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#TrumpBible Trends on Twitter, Poking Fun at Trump’s Refusal to Give Favorite Bible Verse

  • Veronica Neffinger
    Religious persecution, missions, Christianity around the world
  • 2015 Sep 01
  • Comments

Twitter users are poking fun using the hashtag #TrumpBible after Donald Trump refused to name his favorite Bible verse in an interview last week.

 

When asked to share his favorite Bible verse in a recent interview, Trump stated, “It’s a very personal thing, I don’t like giving that out to people that you hardly know.”

 

“The Bible means a lot to me, but I don’t want to get into specifics,” he continued.

 

The Twitter world is now buzzing with mock quotes in which users combine parts of the Bible with popular phrases used by Trump to poke fun at him and his response in the interview.

 

“Took God 6 days to create the Universe. Bad management. I would've done it faster, cheaper & Satan would pay for it #TrumpBible," Eclectic John said in a tweet.

 

Dr. Eric Levi tweeted, "And Lo, Jesus said unto Judas Iscariot: 'You're fired' #TrumpBible.”

 

According to Christian Today, many other tweets mocked Trump’s stance on immigration.

 

Popular evangelical author and speaker Eric Metaxas also contributed to the hashtag, tweeting, “"Blessed are the dealmakers."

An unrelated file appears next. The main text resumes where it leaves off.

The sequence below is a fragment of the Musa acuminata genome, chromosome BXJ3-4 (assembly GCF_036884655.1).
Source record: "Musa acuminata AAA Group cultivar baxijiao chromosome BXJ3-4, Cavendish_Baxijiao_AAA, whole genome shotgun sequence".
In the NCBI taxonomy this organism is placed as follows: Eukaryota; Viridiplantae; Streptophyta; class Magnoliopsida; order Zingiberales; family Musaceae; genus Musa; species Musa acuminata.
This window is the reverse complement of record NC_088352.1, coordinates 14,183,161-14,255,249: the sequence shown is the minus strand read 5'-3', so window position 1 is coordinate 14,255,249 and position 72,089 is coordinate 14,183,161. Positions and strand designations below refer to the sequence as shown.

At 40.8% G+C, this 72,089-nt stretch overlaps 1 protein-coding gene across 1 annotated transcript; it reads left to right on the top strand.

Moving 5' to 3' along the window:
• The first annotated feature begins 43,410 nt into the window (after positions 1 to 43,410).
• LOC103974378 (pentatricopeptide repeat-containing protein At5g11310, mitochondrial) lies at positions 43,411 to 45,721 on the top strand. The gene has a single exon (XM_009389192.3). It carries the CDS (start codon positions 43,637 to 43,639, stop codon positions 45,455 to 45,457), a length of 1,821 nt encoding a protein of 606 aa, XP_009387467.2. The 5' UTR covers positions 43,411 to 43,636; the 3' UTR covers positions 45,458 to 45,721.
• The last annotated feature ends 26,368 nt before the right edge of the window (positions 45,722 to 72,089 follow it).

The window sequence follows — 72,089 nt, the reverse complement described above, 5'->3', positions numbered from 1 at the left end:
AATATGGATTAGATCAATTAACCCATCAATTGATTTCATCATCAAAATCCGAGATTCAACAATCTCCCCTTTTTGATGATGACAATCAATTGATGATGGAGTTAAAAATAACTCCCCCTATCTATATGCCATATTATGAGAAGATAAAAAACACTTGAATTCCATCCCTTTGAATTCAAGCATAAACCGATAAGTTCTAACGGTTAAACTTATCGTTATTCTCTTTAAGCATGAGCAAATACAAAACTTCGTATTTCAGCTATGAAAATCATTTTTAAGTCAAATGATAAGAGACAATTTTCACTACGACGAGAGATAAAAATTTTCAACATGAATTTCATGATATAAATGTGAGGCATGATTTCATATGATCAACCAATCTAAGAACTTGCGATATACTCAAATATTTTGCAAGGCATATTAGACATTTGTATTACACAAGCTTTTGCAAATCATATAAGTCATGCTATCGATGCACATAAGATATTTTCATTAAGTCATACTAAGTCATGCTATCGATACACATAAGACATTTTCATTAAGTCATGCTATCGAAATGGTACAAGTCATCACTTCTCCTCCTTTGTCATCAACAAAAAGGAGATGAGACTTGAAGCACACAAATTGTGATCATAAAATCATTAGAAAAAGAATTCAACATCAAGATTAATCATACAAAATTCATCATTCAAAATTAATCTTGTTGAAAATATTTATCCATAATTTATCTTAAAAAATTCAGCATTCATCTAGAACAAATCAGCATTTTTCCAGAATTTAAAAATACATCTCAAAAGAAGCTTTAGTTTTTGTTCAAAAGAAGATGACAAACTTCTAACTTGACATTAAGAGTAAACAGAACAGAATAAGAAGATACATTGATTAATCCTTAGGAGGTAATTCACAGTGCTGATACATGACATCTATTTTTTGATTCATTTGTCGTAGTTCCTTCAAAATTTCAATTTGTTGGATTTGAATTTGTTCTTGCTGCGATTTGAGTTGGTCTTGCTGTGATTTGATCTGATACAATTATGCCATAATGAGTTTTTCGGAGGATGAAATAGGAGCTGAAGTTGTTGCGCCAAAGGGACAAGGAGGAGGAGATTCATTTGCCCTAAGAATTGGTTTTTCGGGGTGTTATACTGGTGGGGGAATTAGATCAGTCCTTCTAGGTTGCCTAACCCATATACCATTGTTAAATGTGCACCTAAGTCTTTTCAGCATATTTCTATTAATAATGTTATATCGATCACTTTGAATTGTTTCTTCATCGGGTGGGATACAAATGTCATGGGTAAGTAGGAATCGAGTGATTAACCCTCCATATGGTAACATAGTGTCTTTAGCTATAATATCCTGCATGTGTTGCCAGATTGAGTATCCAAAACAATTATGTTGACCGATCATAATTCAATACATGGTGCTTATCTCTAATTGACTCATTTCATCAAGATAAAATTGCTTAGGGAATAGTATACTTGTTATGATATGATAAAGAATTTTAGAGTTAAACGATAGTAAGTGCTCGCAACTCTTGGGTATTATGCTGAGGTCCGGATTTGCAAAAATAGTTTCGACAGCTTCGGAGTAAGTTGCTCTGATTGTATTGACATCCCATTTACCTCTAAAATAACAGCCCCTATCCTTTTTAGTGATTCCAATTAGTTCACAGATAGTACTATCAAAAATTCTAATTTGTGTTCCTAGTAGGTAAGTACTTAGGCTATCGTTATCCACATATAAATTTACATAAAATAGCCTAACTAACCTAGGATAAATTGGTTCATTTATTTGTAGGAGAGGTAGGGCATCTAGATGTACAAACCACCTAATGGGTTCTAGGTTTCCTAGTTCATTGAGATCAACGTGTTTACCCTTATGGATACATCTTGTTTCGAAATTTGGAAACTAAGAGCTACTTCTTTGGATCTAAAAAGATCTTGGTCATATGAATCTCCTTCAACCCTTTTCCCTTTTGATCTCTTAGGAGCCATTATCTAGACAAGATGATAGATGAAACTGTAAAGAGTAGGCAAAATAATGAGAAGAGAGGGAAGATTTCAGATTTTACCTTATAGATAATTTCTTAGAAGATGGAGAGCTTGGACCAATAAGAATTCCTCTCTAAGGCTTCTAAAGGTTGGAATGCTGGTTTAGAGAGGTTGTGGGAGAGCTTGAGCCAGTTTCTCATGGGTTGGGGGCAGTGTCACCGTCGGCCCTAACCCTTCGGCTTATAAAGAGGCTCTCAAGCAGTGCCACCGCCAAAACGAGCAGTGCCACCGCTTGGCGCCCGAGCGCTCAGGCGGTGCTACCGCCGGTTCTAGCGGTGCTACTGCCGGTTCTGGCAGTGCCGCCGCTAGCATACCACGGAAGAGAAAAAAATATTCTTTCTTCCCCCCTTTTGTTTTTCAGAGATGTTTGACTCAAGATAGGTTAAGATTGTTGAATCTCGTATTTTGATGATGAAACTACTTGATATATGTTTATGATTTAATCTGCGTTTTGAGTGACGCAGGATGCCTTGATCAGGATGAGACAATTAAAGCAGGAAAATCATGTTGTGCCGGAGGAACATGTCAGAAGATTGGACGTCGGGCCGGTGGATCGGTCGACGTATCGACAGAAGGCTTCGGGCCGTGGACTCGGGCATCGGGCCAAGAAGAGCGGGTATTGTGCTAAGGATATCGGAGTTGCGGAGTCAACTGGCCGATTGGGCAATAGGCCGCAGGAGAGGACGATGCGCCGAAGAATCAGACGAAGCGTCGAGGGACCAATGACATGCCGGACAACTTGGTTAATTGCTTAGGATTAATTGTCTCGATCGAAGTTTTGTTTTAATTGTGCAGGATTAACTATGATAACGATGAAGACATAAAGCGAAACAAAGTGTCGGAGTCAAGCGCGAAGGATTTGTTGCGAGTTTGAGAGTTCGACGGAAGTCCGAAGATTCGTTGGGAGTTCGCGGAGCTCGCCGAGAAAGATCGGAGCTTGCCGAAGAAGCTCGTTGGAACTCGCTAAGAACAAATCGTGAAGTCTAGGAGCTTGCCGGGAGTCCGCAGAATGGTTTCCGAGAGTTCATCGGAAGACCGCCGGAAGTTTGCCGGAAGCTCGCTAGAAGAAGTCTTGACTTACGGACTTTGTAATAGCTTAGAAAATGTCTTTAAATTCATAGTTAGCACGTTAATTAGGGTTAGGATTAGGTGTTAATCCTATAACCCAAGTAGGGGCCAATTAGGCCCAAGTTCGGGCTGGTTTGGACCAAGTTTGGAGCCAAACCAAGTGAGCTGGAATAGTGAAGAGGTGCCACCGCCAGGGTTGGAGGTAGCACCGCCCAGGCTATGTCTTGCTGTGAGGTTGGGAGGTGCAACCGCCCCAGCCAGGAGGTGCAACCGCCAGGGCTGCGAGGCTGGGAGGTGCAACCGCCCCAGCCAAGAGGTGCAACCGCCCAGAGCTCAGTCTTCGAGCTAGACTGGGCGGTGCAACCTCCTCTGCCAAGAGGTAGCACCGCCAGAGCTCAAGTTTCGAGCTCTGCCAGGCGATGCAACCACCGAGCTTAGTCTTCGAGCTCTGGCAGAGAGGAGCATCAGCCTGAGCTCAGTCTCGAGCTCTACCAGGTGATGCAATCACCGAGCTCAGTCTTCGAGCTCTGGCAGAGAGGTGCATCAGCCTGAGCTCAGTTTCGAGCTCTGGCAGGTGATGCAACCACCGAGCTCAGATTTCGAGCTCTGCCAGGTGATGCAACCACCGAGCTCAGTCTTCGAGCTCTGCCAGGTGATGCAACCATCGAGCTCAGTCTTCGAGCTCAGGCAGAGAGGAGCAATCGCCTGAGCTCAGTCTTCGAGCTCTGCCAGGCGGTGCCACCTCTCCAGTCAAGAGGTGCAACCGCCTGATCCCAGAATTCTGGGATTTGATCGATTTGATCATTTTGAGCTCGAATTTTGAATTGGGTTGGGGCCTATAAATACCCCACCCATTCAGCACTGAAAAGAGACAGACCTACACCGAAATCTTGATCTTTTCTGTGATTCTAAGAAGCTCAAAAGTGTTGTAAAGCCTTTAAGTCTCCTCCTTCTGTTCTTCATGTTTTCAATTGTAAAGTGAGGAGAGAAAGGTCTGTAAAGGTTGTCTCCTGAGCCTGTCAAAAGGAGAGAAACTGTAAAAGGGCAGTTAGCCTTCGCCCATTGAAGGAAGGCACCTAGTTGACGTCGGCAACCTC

Another popular tweeted stated, "I'm not saying Jesus wasn't born in Bethlehem. I'm just saying show me the birth certificate.”

 

Although Trump has received a lot of criticism for his failure to name a favorite Bible verse or to go into detail concerning his faith, he has also received support.

 

Former Alaska Governor Sarah Palin said the question Trump was asked was a “gotcha question.”

 

“You get hit with these gotchas, like most conservatives do,” Palin said. “for instance 'what's your favourite Bible verse?' And I ask 'Did they ask Hillary [Clinton] that? What does it have to do with running for the office of the presidency? Is it anybody's business? These personal gotcha questions really trying to get you, us, anybody running for office off game." 

 

Polls show that, despite the criticism, Trump is still the leading Republican candidate, even among Evangelicals and conservative Christians. 

 

 

Photo courtesy: commons.wikimedia.org

 

Publication date: September 1, 2015

 

 

 

 

 

 

 

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